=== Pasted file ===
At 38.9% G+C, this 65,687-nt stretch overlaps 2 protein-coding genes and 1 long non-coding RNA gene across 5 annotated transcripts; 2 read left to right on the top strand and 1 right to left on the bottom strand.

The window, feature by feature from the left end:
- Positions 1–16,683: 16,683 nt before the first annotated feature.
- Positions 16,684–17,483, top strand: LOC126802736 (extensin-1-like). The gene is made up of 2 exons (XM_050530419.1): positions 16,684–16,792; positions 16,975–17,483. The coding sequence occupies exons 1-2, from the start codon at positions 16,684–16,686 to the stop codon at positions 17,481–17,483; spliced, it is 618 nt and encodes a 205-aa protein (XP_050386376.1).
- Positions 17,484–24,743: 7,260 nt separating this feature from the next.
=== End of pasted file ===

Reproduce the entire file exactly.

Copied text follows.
At 38.9% G+C, this 65,687-nt stretch overlaps 2 protein-coding genes and 1 long non-coding RNA gene across 5 annotated transcripts; 2 read left to right on the top strand and 1 right to left on the bottom strand.

The window, feature by feature from the left end:
- Positions 1–16,683: 16,683 nt before the first annotated feature.
- Positions 16,684–17,483, top strand: LOC126802736 (extensin-1-like). The gene is made up of 2 exons (XM_050530419.1): positions 16,684–16,792; positions 16,975–17,483. The coding sequence occupies exons 1-2, from the start codon at positions 16,684–16,686 to the stop codon at positions 17,481–17,483; spliced, it is 618 nt and encodes a 205-aa protein (XP_050386376.1).
- Positions 17,484–24,743: 7,260 nt separating this feature from the next.